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Type.IsValueType

P: n/a
Hello All,

I was doing a little messing around with some type conversion they
other day. Code is below.

struct ValueStruct
{
int a;

public ValueStruct(int inA)
{
a = inA;
}
}

public class Runner
{
public static void Main()
{
ValueStruct mValueStruct = new ValueStruct(10);
Console.WriteLine(mValueStruct.GetType().IsValueTy pe);

Console.WriteLine(mValueStruct.ToString());
Console.WriteLine(mValueStruct.GetType().IsValueTy pe);
}
}

My understanding is that if you call ToString() or any of the Object
virtual methods on a value type, the actual value type has to be
boxed. This makes sense as the base implementations of these methods
are on the System.Object type.

However, I noticed that calling the IsValueType after the ToString()
call still returns true. I understand why this happening because after
all it is still a struct thus it impl of IsValueType will be true.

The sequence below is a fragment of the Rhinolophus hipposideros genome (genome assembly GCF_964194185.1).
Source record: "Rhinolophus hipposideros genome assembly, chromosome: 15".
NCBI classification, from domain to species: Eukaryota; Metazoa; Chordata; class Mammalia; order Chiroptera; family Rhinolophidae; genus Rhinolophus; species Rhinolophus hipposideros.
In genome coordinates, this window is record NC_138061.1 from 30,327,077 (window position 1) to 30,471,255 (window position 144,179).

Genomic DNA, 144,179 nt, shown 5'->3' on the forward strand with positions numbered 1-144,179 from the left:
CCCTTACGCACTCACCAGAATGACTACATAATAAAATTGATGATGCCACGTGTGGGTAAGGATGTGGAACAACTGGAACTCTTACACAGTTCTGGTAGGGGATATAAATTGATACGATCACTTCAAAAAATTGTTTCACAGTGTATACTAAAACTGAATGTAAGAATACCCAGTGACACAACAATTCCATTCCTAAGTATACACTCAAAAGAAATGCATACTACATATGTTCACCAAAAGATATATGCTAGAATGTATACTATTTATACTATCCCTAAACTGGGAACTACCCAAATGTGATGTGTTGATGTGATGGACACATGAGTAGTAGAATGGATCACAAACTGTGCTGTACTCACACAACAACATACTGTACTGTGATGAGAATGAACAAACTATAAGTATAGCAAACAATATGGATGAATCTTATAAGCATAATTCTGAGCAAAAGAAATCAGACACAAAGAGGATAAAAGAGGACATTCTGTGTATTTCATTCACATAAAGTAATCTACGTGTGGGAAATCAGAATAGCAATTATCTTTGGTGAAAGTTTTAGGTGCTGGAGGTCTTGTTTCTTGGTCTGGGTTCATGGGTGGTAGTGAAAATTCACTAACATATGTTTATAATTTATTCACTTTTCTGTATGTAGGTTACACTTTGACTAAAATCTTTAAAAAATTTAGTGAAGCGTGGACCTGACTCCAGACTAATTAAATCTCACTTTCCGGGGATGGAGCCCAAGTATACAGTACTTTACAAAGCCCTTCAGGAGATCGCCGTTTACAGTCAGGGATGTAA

So is there a better way to determine if an object is a value type or
a reference type? Obviously in this case the IsValueType is not really
telling me the correct information.

Thanks,
B

Aug 6 '07 #1
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4 Replies


P: n/a
On Aug 6, 1:37 pm, Brette....@gmail.com wrote:
My understanding is that if you call ToString() or any of the Object
virtual methods on a value type, the actual value type has to be
boxed.
Only if the method isn't overridden.
This makes sense as the base implementations of these methods
are on the System.Object type.
No - there's no need to box if the implementation is known at compile
time.
However, I noticed that calling the IsValueType after the ToString()
call still returns true. I understand why this happening because after
all it is still a struct thus it impl of IsValueType will be true.
Indeed - and even if boxing did occur, that wouldn't change anything
about your original variable.
So is there a better way to determine if an object is a value type or
a reference type? Obviously in this case the IsValueType is not really
telling me the correct information.
Yes it is - although it doesn't always. Here's a better example of
where it doesn't:

int x = 5;
object o = x;
Console.WriteLine(o.GetType().IsValueType);

Here you really are asking a boxed value for its type - so in some